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[- IKRAM SEHGAL -]
A Failed
"Civilian" Coup

Timed to go into effect before the PM reached the US, the bizarre government notification at 9pm Saturday night putting both the ISI and the IB under the “administrative, financial and operational” control of the Federal Ministry of Interior was no accident, it was deliberately intended to viz (1) demonstrate grandly to the US while the PM was in the US that the civilian govt had “brought the ISI to heel” and (2) enhance and solidify Asif Zardari’s control over the country. With both ISI and IB already reporting to the PM, the perception of creating “civilian control” was not simply for US consumption, the gamble was no one would react while the Pakistani PM was in the US, the inadvertent tacit US approval would have made it fait accompli. It took only 6 hours for those who control the democratically elected govt to see light, an urgent press release at 3 am on Sunday by the Press Information Department (PID) “clarified” the notification as having been “misunderstood”.....more

The Afghan Cauldron

In the aftermath of 9/11 it was necessary for the US impose a government in Afghanistan to replace the Taliban. Governance must eventually relate with the aspirations of the people, one perceived evil cannot be replaced by another, and/or be sustained indefinitely. The UN-supervised elections allowed corrupt elements to become the arbiters of Afghanistan’s destiny under the garb of democracy. There is considerable difference between the democratic rhetoric of leaders like Hamid Karzai and what they actually practice in real-life. Good governance is presently selective in its implementation, in any case possible in less than half-a-dozen cities. With corruption rife in the upper echelons of the Afghan hierarchy, their pursuits are mostly counter-productive to the war effort. It is no secret that the Taliban are financing their campaign against the Coalition through drugs. In a recent article in New York Times (NYT), Thomas A Schweich, who recently resigned as the acting Assistant US Secretary of State for Bureau of International Narcotics and Law Enforcement Affairs (INL) and Coordinator for Counter Narcotics and Justice Reform in Afghanistan, wrote, viz “fighting is unlikely to end as long as the Taliban can finance themselves through drugs – and as long as the Karzai Govt is dependant upon opium to sustain its our hold on power” unquote. As the senior US Counter Narcotics official in Kabul he was very impressed with Hamid Karzai’s strong words against the drug trade when he first visited Afghanistan accompanying the US President’s delegation to Kabul on Mar 1, 2006. Schweich writes”, this was my first mistake”, unquote.....more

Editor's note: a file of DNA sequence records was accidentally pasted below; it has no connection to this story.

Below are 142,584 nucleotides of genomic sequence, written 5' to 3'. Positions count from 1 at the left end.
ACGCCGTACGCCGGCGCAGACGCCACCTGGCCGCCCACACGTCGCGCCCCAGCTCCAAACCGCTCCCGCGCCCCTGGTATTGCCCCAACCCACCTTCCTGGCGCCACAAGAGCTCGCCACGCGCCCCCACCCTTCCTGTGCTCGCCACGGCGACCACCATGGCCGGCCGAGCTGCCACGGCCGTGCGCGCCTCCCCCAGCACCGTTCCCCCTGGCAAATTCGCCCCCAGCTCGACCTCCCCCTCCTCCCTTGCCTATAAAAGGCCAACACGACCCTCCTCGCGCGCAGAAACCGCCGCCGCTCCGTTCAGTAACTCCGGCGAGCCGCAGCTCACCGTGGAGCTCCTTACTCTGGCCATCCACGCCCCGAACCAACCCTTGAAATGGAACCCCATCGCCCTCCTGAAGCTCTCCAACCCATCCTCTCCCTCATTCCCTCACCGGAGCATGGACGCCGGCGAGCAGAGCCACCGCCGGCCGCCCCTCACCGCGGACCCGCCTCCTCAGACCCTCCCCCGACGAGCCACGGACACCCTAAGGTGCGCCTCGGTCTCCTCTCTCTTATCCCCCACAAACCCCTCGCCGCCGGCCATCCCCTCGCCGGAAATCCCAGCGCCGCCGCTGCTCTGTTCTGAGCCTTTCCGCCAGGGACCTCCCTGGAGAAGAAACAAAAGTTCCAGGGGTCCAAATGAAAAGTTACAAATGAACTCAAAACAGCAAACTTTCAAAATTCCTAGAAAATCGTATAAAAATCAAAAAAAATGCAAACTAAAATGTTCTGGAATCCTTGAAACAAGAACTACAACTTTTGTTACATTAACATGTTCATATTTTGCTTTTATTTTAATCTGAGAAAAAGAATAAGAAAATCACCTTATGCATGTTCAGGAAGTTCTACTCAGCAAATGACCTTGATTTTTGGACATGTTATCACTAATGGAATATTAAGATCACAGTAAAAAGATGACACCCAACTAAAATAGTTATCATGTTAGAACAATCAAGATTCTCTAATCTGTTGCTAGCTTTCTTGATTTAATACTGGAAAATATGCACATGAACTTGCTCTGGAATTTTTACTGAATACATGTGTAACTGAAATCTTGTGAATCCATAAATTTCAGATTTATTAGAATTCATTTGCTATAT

The Afghan Odyssey

While rendering enormous sacrifices, Pakistan’s “war against terrorism” has been subject to major shortcomings. Other than deficiencies in the political and military fields, there has also been gross dereliction in failing to pursue practical economic initiatives. The root causes of poverty in the border areas of Pakistan adjoining Afghanistan is unemployment, enduring frustration at lack of opportunities has been used by religious extremists to foment violence in furtherance of their own particular agenda. Because of extenuating circumstances, the tribal fabric had frayed considerably. By failing to reinforce the tribal system we denied the tribals a position of strength from which to negotiate with the militants. Before venturing into FATA militarily we should have not only war-gamed the consequences but trained our troops in the type of counter-insurgency being faced by Coalition troops across the border. Frontier warfare or guerilla warfare as taught in Command and Staff College is outdated. Air mobility and electronic capability that the Coalition possesses is a critical necessity for us, this we have only partially. In this type of terrain it is virtually impossible to counter an insurgency without exploiting the heliborne potential.....more

Stand Fast or Stand Aside

With the Zardari-Sharif make-or-break talks entering Day Two, we are still waiting for white smoke to come out from the chimney. One is hoping they don’t burn the house down! Though they are not responsible for the multiple crisis now besetting Pakistan, the aftermath of the Feb 2008 “free and fair” elections are ominous. Our major political players do not seem unduly concerned, indeed they may have aggravated the problems. In a modern version of Nero fiddling while Rome burnt, our principal political leaders prefer to troop off abroad to Dubai, London, etc to wherever is what they now consider home. For some mysterious reason they feel time is on their side, at the rate money is flowing out we should be bankrupt by December. Time is certainly not on the side of Pakistan, we are only five miles from midnight!....more

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